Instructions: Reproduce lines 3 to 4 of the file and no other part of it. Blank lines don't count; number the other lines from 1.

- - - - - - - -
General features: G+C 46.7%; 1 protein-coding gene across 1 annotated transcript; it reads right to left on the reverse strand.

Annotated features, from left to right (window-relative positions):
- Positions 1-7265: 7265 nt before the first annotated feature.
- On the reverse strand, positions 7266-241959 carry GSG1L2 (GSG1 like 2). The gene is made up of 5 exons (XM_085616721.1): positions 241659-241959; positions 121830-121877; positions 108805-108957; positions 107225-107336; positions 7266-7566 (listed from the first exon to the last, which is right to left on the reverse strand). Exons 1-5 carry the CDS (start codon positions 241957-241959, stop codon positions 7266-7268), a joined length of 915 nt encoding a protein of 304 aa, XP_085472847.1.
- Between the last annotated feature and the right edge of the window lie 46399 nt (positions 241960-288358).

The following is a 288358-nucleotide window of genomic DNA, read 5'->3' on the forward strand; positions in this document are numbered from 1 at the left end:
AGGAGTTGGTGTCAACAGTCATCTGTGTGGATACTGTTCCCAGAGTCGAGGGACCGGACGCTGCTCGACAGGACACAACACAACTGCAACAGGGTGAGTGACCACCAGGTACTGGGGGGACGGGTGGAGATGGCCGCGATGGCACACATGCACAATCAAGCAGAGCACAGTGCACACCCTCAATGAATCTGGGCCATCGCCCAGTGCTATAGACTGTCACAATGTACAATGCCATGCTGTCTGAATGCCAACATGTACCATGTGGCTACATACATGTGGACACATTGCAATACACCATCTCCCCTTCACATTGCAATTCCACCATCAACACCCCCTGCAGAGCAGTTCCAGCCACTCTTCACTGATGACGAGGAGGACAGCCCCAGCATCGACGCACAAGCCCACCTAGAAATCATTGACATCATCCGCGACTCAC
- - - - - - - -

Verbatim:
- Positions 1-7265: 7265 nt before the first annotated feature.
- On the reverse strand, positions 7266-241959 carry GSG1L2 (GSG1 like 2). The gene is made up of 5 exons (XM_085616721.1): positions 241659-241959; positions 121830-121877; positions 108805-108957; positions 107225-107336; positions 7266-7566 (listed from the first exon to the last, which is right to left on the reverse strand). Exons 1-5 carry the CDS (start codon positions 241957-241959, stop codon positions 7266-7268), a joined length of 915 nt encoding a protein of 304 aa, XP_085472847.1.